RD: What made you gravitate toward learning Arabic?
CV: I started learning Arabic because I always had a dream of becoming a diplomat. My mom’s health scare became a pivotal moment for me. I realized that I love public health, I've always been interested in the STEM field, but I also care about people and want to engage with them. I thought that to help people I had to go through the career path of policy. Now, I realize I can combine my interests in public health, the Middle East and Africa, and even snakes! I’m considering a career path that would allow me to study Arabic and join the World Health Organization. I want to work towards a better treatment of snakebite in Sub Saharan Africa and North Africa. I want to work on the topics of envenomation and snake bites but also just public health in general. I have a reinvigorated purpose and drive to learn Arabic! It's been very exciting for me to refine the goal.
RD: How is CLS Arabic going?
CV: Over the last few weeks with my language partner, I’ve found myself going from very basic conversation to being able to cover more complicated topics. For example, today I spoke with him about the process of separating proteins and snake venom. Speaking in Arabic is becoming so much more natural. Being able to watch that progress in such a short amount of time. My teachers have been amazing, they're very understanding. At one point, I had no electricity. I sent them a message apologizing and letting them know there was no way I could make it to class. My teacher recorded it for me—they've just been so flexible. I feel really lucky that I've gotten to pursue Arabic and at the same time continue this other project that’s also important to me. It's been honestly amazing.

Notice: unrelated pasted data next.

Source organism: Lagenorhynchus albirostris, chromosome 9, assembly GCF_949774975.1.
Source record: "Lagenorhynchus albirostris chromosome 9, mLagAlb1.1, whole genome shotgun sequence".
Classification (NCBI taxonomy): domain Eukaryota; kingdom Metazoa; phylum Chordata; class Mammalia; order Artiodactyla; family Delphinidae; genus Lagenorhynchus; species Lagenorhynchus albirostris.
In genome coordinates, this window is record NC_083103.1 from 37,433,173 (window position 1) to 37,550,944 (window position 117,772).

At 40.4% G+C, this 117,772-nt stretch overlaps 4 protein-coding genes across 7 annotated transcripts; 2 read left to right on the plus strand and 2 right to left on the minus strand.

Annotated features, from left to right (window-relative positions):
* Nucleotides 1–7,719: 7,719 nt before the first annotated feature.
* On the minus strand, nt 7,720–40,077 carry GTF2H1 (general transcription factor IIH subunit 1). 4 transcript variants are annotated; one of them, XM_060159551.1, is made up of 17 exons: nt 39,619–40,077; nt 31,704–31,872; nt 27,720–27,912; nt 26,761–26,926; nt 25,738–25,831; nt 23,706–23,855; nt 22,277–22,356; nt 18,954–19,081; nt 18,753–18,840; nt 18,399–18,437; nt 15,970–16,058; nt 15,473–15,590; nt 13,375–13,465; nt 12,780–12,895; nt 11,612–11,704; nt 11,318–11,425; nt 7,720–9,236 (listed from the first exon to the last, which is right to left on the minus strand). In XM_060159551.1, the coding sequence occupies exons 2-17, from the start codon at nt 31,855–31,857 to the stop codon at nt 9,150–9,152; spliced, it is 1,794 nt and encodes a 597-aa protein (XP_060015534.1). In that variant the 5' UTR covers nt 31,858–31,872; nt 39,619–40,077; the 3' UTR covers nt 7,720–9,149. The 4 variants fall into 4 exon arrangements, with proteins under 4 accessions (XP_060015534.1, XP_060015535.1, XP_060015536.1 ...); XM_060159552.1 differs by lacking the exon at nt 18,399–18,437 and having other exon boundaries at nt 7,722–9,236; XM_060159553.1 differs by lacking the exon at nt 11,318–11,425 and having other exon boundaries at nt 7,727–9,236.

RD: I’d love to hear more about your language partner!
CV: My language partner's name is Salim, I love him. We are good friends now. I look forward to our meetings. Not only is my language ability improving dramatically but it is an opportunity to catch up with each other on what’s been going on in our lives. I feel like we have a real friendship. That’s the same feeling I have with everyone in my cohort. We have Monday night meetings where we just all do a Zoom call and talk about our lives and what we're up to. Even though I am participating in CLS virtually, there is still a strong sense of community.
RD: What’s next for you after CLS?
CV: In the fall, I am headed to Amman, Jordan to participate in an international relations and geopolitics program with SIT Study Abroad. I’m a rising junior, so I have two more years of undergraduate. In the future, I hope to pursue my master’s in public health or health economics. I’m hoping to learn about governance and international solutions to health problems. As we learned with the pandemic, health crises have no borders and impacts all of us. I hope to use my Spanish and Arabic language skills to help increase access to health care and provide holistic solutions to global health issues.